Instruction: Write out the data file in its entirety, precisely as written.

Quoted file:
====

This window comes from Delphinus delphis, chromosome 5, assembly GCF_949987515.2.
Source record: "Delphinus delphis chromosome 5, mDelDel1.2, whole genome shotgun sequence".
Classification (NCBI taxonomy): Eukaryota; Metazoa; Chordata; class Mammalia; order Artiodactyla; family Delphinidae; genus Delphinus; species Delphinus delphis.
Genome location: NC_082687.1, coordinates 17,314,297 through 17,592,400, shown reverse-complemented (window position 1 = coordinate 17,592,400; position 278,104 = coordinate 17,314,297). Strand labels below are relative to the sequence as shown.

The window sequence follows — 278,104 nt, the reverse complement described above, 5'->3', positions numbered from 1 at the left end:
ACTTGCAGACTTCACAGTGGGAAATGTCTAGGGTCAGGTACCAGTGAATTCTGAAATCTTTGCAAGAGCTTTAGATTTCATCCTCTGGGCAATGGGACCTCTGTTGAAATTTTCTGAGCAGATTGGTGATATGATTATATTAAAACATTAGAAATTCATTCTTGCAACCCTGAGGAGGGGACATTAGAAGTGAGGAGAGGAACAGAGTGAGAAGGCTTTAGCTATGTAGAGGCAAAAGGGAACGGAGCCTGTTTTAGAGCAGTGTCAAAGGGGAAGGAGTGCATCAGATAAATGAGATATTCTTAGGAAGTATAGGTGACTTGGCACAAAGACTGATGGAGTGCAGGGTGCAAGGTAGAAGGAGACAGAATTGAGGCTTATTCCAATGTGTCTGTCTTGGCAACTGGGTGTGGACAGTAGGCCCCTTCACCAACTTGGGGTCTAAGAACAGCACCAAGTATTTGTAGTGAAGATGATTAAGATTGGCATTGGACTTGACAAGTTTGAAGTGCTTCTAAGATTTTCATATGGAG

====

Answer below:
This window comes from Delphinus delphis, chromosome 5, assembly GCF_949987515.2.
Source record: "Delphinus delphis chromosome 5, mDelDel1.2, whole genome shotgun sequence".
Classification (NCBI taxonomy): Eukaryota; Metazoa; Chordata; class Mammalia; order Artiodactyla; family Delphinidae; genus Delphinus; species Delphinus delphis.
Genome location: NC_082687.1, coordinates 17,314,297 through 17,592,400, shown reverse-complemented (window position 1 = coordinate 17,592,400; position 278,104 = coordinate 17,314,297). Strand labels below are relative to the sequence as shown.

The window sequence follows — 278,104 nt, the reverse complement described above, 5'->3', positions numbered from 1 at the left end:
ACTTGCAGACTTCACAGTGGGAAATGTCTAGGGTCAGGTACCAGTGAATTCTGAAATCTTTGCAAGAGCTTTAGATTTCATCCTCTGGGCAATGGGACCTCTGTTGAAATTTTCTGAGCAGATTGGTGATATGATTATATTAAAACATTAGAAATTCATTCTTGCAACCCTGAGGAGGGGACATTAGAAGTGAGGAGAGGAACAGAGTGAGAAGGCTTTAGCTATGTAGAGGCAAAAGGGAACGGAGCCTGTTTTAGAGCAGTGTCAAAGGGGAAGGAGTGCATCAGATAAATGAGATATTCTTAGGAAGTATAGGTGACTTGGCACAAAGACTGATGGAGTGCAGGGTGCAAGGTAGAAGGAGACAGAATTGAGGCTTATTCCAATGTGTCTGTCTTGGCAACTGGGTGTGGACAGTAGGCCCCTTCACCAACTTGGGGTCTAAGAACAGCACCAAGTATTTGTAGTGAAGATGATTAAGATTGGCATTGGACTTGACAAGTTTGAAGTGCTTCTAAGATTTTCATATGGAG